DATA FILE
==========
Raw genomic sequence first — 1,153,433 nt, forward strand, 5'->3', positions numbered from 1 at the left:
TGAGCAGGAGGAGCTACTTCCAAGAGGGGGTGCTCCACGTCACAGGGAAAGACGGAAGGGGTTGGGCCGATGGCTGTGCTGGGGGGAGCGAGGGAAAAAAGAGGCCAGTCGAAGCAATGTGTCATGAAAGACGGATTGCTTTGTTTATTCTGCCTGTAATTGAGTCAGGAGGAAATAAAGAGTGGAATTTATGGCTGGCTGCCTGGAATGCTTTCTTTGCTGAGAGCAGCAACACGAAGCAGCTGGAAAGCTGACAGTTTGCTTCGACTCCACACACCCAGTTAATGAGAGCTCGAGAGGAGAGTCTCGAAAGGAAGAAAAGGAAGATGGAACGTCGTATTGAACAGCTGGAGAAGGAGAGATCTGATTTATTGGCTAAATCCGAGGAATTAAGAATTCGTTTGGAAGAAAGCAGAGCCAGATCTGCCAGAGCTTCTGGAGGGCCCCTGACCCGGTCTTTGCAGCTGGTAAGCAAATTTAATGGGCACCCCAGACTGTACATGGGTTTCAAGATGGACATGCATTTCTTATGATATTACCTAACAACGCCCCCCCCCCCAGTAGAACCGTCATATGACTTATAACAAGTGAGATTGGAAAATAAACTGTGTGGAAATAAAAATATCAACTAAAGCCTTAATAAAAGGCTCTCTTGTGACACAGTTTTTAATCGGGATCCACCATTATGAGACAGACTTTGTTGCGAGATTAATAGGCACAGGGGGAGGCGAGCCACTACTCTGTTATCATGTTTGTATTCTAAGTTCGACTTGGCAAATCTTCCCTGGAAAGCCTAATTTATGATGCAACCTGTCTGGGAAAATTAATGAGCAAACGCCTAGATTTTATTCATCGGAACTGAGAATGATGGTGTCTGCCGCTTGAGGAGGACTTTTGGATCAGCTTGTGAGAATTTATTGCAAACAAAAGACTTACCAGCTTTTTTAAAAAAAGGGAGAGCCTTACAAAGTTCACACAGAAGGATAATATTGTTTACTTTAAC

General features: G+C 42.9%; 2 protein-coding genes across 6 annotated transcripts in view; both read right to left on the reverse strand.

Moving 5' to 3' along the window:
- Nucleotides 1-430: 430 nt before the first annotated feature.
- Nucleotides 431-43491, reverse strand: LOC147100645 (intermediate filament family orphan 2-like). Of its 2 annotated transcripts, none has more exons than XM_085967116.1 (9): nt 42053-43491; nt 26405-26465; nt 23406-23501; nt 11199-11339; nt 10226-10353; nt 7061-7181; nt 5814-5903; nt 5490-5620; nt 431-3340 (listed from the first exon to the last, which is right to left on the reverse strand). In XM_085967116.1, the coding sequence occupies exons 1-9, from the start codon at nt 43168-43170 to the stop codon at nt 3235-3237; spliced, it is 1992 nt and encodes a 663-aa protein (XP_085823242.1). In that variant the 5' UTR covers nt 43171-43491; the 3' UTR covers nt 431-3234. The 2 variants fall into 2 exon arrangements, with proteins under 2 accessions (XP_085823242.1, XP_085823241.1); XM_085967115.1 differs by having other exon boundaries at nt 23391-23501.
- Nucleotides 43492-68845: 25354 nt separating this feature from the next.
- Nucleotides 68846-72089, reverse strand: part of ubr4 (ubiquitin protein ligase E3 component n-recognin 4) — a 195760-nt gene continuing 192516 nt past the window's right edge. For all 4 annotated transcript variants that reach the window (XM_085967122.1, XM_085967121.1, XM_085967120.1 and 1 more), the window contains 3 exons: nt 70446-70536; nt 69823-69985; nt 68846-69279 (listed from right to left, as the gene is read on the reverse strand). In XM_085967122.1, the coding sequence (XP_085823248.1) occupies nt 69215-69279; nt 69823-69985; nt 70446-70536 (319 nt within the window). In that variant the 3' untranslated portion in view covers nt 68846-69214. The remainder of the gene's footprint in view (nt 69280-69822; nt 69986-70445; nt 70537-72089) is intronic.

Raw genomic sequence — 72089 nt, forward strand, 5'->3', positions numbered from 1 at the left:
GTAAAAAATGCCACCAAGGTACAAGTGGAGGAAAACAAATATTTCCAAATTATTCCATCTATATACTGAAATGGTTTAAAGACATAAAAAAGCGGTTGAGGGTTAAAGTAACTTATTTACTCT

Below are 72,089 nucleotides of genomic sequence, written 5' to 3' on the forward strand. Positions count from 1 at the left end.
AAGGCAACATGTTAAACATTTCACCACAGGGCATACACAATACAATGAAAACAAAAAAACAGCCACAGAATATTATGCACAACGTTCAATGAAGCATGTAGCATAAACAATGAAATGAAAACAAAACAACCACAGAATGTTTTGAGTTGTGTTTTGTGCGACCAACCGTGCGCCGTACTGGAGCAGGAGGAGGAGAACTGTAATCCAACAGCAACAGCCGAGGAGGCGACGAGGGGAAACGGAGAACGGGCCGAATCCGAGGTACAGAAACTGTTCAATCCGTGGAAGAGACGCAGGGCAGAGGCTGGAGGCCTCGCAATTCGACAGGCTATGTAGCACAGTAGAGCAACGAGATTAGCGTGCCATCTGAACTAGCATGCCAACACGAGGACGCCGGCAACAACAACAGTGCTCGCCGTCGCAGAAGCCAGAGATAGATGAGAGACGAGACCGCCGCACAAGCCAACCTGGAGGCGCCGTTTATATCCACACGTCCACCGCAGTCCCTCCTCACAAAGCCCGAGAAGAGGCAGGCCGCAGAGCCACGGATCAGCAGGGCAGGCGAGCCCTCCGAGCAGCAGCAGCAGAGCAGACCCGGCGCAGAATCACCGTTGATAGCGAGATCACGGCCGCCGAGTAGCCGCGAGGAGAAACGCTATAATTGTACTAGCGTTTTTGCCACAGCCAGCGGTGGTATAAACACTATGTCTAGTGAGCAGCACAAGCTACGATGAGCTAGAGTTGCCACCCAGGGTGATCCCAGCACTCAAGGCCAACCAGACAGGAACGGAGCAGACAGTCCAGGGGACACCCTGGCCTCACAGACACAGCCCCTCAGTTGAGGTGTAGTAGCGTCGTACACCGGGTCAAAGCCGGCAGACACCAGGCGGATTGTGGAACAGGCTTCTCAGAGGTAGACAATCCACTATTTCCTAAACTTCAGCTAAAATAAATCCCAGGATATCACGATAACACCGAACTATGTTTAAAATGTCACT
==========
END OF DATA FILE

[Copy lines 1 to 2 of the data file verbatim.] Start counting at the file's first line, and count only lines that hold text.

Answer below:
Raw genomic sequence first — 1,153,433 nt, forward strand, 5'->3', positions numbered from 1 at the left:
TGAGCAGGAGGAGCTACTTCCAAGAGGGGGTGCTCCACGTCACAGGGAAAGACGGAAGGGGTTGGGCCGATGGCTGTGCTGGGGGGAGCGAGGGAAAAAAGAGGCCAGTCGAAGCAATGTGTCATGAAAGACGGATTGCTTTGTTTATTCTGCCTGTAATTGAGTCAGGAGGAAATAAAGAGTGGAATTTATGGCTGGCTGCCTGGAATGCTTTCTTTGCTGAGAGCAGCAACACGAAGCAGCTGGAAAGCTGACAGTTTGCTTCGACTCCACACACCCAGTTAATGAGAGCTCGAGAGGAGAGTCTCGAAAGGAAGAAAAGGAAGATGGAACGTCGTATTGAACAGCTGGAGAAGGAGAGATCTGATTTATTGGCTAAATCCGAGGAATTAAGAATTCGTTTGGAAGAAAGCAGAGCCAGATCTGCCAGAGCTTCTGGAGGGCCCCTGACCCGGTCTTTGCAGCTGGTAAGCAAATTTAATGGGCACCCCAGACTGTACATGGGTTTCAAGATGGACATGCATTTCTTATGATATTACCTAACAACGCCCCCCCCCCCAGTAGAACCGTCATATGACTTATAACAAGTGAGATTGGAAAATAAACTGTGTGGAAATAAAAATATCAACTAAAGCCTTAATAAAAGGCTCTCTTGTGACACAGTTTTTAATCGGGATCCACCATTATGAGACAGACTTTGTTGCGAGATTAATAGGCACAGGGGGAGGCGAGCCACTACTCTGTTATCATGTTTGTATTCTAAGTTCGACTTGGCAAATCTTCCCTGGAAAGCCTAATTTATGATGCAACCTGTCTGGGAAAATTAATGAGCAAACGCCTAGATTTTATTCATCGGAACTGAGAATGATGGTGTCTGCCGCTTGAGGAGGACTTTTGGATCAGCTTGTGAGAATTTATTGCAAACAAAAGACTTACCAGCTTTTTTAAAAAAAGGGAGAGCCTTACAAAGTTCACACAGAAGGATAATATTGTTTACTTTAAC